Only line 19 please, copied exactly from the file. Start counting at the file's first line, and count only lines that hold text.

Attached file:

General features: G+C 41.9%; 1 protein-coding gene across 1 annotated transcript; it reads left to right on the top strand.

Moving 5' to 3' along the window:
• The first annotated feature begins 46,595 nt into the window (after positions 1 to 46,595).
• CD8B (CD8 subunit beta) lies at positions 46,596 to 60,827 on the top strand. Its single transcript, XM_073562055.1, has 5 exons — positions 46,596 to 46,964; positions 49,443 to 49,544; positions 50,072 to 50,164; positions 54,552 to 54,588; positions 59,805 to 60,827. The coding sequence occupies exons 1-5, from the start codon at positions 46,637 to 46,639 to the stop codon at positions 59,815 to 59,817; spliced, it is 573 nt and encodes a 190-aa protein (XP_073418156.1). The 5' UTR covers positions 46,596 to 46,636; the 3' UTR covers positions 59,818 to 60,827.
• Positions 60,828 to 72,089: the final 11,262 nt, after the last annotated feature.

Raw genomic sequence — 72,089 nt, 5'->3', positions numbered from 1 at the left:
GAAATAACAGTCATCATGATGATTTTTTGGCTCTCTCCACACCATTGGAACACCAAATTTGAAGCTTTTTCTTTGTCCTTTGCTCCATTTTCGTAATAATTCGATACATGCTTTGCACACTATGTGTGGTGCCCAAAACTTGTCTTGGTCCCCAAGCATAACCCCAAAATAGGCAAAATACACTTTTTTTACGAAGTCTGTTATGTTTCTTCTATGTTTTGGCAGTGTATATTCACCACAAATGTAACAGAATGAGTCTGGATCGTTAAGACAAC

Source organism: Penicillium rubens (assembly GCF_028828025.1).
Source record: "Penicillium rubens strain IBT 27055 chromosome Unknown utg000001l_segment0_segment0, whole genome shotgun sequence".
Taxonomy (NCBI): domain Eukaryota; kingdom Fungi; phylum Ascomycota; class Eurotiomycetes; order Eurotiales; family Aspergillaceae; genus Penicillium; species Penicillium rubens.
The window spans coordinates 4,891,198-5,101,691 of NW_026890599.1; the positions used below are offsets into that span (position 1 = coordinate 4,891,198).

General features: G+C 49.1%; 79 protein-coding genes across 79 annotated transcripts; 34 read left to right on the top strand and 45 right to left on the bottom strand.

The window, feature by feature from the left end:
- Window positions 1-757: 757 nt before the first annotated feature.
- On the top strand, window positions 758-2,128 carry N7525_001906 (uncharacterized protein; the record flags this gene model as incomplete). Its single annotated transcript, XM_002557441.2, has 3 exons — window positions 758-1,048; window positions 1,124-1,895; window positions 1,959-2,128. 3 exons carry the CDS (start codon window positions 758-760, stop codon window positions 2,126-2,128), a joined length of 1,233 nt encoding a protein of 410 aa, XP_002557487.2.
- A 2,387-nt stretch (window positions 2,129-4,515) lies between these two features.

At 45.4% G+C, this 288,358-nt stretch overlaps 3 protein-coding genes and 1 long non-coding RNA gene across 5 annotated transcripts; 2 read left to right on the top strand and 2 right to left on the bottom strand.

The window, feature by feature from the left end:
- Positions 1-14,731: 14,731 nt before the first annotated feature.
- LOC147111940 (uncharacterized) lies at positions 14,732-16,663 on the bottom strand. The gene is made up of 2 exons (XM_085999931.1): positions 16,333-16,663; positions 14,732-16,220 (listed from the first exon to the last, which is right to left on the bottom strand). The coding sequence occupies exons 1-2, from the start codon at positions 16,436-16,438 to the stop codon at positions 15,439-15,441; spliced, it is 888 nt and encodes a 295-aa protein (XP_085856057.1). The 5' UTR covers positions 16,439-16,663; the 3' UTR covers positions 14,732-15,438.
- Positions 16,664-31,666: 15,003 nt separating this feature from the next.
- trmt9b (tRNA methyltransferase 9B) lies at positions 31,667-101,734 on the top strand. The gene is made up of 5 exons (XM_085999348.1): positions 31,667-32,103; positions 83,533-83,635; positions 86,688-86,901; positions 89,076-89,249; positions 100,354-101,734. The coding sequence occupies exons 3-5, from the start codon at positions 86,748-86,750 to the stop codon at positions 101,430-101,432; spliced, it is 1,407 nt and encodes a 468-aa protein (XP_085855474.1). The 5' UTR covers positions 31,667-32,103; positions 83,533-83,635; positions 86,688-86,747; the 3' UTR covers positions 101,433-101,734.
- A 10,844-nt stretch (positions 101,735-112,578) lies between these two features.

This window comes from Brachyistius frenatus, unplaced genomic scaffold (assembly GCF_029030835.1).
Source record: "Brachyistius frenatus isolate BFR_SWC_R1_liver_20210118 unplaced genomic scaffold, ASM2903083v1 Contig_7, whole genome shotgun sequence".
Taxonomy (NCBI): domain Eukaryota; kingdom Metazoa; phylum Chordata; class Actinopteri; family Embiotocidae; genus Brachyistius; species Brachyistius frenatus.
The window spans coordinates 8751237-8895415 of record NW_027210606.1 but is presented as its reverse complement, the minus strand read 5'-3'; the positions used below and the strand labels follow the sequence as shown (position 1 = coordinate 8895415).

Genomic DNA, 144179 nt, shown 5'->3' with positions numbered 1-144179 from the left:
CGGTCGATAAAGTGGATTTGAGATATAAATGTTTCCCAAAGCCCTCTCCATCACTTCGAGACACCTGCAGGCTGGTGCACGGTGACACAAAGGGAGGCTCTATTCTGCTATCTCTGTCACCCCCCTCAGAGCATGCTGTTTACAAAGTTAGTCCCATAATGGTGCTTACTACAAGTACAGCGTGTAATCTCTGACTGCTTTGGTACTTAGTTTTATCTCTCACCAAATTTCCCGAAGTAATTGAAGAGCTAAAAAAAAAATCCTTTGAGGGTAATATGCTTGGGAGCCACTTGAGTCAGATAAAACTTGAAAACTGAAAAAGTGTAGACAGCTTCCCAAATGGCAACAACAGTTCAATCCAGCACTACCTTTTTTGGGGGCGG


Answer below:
- Positions 1-14,731: 14,731 nt before the first annotated feature.